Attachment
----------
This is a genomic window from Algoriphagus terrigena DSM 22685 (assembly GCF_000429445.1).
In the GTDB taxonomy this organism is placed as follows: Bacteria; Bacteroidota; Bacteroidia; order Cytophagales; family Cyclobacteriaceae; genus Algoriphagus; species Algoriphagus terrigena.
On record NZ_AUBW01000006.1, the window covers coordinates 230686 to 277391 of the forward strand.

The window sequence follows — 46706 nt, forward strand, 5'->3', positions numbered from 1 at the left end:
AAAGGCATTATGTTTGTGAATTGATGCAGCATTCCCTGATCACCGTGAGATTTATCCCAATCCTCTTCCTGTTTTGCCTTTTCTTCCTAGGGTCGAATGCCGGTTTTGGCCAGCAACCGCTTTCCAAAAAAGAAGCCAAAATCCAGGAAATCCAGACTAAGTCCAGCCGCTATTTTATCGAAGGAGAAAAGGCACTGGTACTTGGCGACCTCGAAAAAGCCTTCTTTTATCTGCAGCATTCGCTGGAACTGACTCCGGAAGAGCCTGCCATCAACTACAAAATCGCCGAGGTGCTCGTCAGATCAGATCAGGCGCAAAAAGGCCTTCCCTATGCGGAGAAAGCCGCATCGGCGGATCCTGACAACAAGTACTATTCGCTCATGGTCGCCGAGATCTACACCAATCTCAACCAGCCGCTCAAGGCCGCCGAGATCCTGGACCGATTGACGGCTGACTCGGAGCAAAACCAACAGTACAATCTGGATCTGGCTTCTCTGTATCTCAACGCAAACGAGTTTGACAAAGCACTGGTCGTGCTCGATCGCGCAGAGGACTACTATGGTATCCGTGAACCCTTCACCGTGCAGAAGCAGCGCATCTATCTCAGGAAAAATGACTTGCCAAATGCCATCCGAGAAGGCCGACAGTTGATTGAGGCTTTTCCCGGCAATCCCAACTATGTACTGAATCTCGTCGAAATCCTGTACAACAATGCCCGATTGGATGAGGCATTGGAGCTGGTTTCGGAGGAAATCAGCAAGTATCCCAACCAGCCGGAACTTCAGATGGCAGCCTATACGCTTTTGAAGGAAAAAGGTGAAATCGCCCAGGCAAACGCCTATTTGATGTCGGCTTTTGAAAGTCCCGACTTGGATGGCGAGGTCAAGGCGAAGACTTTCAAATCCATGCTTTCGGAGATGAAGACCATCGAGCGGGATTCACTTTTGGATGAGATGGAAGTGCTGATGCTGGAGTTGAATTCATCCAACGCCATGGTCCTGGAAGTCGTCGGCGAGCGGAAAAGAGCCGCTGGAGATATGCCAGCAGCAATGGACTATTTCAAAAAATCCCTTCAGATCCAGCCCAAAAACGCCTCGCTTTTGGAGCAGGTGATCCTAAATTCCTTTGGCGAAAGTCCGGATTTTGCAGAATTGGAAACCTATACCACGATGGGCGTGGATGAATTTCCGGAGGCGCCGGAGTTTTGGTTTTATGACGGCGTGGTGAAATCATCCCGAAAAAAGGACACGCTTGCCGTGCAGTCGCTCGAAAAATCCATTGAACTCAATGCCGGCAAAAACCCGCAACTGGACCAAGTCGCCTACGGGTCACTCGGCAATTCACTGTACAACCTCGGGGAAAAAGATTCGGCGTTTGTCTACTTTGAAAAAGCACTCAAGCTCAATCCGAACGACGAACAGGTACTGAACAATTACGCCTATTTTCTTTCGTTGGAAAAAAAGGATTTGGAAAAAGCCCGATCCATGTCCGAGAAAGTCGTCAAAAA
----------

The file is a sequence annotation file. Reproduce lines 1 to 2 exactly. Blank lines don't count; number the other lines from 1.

This is a genomic window from Algoriphagus terrigena DSM 22685 (assembly GCF_000429445.1).
In the GTDB taxonomy this organism is placed as follows: Bacteria; Bacteroidota; Bacteroidia; order Cytophagales; family Cyclobacteriaceae; genus Algoriphagus; species Algoriphagus terrigena.